One consequence of kitty cabin fever may be a new behavior problem or two. Luckily, you can use your own resources and imagination to counteract the darkness for yourself and for your cat. Here are some suggestions for fighting the deep winter blues.
The safest environment for cats, year-round, is indoors. But even those who spend part of their day outside may find the outside door locked to keep winter’s cold at bay. If your cat is accustomed to outdoor time, it should be fine to let her out for at least short periods, even in January. The greatest risks of cold weather are wind and precipitation; as long as you avoid days of dipping wind chill and provide an accessible shelter, your veteran yard dweller will probably appreciate some outdoor time. But make sure you only let her out when you are also around to let her in. She may get chilled, or a storm may blow up suddenly. Don’t take any chances!
Try to overcome the worry that a sleeping cat is a bored cat. Sleeping can also be a sign of contentment. Cats are likely to sleep more during the winter months. Let sleeping cats lie-preferably in a sunny spot. In these darker months they will appreciate any extra access you can provide to a cozy spot to sleep in the sun. Don’t assume your cat will benefit from a busy social calendar. Unlike dogs, who tend to prefer the company of their owners rather then the familiarity of their home, cats are happiest in their own environment. Don’t take them visiting.
Who can resist a new toy? The Internet and pet supply stores offer a wonderful variety of playthings for cats. Keep a well-stocked box of cat toys (out of view) to provide diversion when it is needed. Among the favorites: bell balls, fleece remnants, crumpled aluminum foil, a rag pulled by a long string (toys with strings are dangerous when swallowed, and should be used only under direct supervision) and Ping Pong balls. Don’t just leave the toys around for kitty to pounce on; take out the toys and have fun playing with your cat. A frequent mantra of animal behaviorists is that playthings must be novel to be interesting. So whatever toys you make or buy for your cat will be most useful if they are put away when not in use. This is particularly true for "prey" toys such as dangling feathers or rags, which can animate even the most sluggish cat.
Place several bird feeders just outside your windows, and a soft, comfortable windowsill perch from which to observe the action. Although birds may be leery of your little predator’s gaze at first, they will soon learn to ignore him. The birds will really appreciate the food during the winter, too. Catnip has interesting effects on cats, and most cats seem to enjoy it. But some loose catnip and offer an occasional sprinkling on the floor.
As a harbinger of spring, offer your cat fresh herbicide-free grass to munch. Plant organic grass seeds in a row of small pots. When the sprouts reach two to three inches, offer one pot to your pet, and replant with fresh seeds when she’s done with her salad. This way, you will always have a snack of greens available for your erstwhile carnivore. Hide small treats here and there in your cat’s favorite room. A pinch of catnip or a few kernels of kibble will be welcome discoveries for your forager.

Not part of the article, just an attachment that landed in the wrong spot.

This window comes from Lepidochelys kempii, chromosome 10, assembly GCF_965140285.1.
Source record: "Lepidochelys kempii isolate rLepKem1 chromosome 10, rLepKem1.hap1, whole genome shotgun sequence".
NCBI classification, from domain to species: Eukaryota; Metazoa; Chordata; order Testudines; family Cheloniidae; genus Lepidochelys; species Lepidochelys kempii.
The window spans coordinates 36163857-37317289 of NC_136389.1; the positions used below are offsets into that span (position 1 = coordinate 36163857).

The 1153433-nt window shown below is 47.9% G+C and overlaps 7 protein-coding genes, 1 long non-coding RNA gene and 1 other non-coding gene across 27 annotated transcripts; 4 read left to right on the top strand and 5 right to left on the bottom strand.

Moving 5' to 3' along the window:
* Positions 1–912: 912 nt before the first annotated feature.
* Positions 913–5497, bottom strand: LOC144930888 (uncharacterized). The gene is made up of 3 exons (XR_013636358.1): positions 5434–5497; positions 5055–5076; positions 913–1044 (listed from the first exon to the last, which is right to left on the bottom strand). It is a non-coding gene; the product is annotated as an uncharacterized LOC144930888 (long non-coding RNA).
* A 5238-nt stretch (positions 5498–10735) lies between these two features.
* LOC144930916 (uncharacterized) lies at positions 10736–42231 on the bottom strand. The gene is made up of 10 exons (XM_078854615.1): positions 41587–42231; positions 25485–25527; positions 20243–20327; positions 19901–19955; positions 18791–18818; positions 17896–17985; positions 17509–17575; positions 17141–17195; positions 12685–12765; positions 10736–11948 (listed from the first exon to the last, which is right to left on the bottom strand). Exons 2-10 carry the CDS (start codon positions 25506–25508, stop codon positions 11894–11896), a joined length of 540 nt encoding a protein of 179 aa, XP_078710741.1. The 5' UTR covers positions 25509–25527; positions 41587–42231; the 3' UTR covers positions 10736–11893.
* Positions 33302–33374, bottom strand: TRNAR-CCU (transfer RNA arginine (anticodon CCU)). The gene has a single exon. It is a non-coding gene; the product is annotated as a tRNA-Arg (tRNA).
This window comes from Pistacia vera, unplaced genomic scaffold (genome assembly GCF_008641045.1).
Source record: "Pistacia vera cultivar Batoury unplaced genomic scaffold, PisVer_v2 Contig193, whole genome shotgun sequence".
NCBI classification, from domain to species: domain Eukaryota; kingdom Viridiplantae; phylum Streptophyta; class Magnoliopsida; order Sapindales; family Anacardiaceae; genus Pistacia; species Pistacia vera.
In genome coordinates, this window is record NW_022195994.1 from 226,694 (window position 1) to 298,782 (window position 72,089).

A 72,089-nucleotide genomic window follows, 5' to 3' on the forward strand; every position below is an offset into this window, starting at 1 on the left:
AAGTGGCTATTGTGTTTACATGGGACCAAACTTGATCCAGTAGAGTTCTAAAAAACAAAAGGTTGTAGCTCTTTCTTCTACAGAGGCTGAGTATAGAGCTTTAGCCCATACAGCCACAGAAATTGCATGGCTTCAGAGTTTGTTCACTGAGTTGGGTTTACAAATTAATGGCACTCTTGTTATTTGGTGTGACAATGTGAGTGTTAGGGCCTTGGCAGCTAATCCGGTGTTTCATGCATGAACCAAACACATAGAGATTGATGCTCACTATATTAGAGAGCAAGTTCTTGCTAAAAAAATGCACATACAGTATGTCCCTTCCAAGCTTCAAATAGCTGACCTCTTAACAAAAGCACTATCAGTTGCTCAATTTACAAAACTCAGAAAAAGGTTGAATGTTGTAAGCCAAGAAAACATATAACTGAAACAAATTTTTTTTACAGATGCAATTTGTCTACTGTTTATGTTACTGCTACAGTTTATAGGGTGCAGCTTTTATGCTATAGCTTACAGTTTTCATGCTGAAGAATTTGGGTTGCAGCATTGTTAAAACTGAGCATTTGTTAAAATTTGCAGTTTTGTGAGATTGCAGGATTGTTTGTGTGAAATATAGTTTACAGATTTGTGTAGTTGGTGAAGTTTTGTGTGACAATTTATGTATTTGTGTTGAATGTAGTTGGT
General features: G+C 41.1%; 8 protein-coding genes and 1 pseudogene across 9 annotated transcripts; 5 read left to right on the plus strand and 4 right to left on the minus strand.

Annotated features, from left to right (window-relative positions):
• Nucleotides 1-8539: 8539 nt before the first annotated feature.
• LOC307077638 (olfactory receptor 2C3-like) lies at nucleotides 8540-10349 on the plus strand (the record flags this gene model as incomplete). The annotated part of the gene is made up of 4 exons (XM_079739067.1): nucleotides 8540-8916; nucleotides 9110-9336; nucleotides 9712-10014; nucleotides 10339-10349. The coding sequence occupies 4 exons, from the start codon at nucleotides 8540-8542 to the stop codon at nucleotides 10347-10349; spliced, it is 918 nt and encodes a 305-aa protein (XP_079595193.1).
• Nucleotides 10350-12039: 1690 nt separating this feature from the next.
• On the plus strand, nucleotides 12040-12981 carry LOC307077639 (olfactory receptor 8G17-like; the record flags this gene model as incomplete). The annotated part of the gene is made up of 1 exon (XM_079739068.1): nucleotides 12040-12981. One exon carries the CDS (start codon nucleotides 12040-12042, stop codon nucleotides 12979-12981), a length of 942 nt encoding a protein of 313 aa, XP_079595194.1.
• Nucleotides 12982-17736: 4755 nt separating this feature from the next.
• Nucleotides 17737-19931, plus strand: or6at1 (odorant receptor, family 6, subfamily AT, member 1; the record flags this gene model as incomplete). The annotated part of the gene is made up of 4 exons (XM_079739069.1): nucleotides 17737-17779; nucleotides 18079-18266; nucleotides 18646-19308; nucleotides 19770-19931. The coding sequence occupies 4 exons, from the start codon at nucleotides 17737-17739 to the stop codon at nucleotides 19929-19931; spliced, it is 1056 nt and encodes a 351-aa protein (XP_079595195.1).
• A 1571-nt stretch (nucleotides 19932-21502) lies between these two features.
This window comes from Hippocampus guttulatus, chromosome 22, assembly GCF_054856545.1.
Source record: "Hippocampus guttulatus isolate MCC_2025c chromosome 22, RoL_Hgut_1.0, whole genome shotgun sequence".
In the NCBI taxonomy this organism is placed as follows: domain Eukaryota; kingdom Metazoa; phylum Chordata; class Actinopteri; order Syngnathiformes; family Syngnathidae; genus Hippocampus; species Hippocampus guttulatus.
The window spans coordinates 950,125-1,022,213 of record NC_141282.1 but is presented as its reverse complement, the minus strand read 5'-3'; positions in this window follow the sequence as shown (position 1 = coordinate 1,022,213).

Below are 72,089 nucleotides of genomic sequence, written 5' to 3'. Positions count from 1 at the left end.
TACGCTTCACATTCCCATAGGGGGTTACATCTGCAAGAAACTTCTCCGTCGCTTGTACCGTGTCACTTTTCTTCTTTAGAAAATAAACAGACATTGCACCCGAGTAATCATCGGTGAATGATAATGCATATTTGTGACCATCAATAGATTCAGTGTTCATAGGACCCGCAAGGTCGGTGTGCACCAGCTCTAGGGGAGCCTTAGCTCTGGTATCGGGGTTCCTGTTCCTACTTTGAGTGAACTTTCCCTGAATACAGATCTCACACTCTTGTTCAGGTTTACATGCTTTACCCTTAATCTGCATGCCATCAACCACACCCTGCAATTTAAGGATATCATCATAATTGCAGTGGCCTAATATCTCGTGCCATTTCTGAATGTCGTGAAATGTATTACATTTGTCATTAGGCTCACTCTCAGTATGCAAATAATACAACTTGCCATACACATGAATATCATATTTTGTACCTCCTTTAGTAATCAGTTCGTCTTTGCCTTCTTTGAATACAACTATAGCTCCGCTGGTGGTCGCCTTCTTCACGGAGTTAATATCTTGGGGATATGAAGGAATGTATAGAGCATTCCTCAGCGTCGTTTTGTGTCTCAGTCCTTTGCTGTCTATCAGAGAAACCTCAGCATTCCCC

Try teaching your cat a simple trick. You might be surprised at what cats can learn when they are rewarded with good treats. Tasks such as jumping over a stick or through a hoop, or simply sitting when asked, can be easily taught when food treats are used as a physical lure. Offer the treat immediately when the cat does what you want him to do, and he will soon learn. When taught with positive reinforcement and short sessions (always ending on an upbeat note), even older cats love learning new tricks. And even if your cat doesn’t learn the trick, he’ll enjoy the time spent interacting with you.
Build a cat tree for your cat. Start with a floor-to-ceiling beam and add two to three horizontal shelves and at least one box. Cover all with carpet remnants or thick-coiled rope. Placed by a window, cat trees provide a lasting source of exercise and fun, and they make a terrific napping perch. Spend extra time grooming the loose hairs from your cat. These "nesting" months offer a great opportunity to reintroduce routines for which you seem to have run out of time.
Provide a variety of scratching posts that your cat will actually use. Although each cat is an individual with her own scratching interests, many cats enjoy horizontal corrugated cardboard scratchers (available at many pet supply stores) and anything wrapped with sisal rope. Go for a mixture of horizontal and vertical posts, and see which ones your cat likes best. Place these posts in central locations or near any place you’ve witnessed scratching in the past.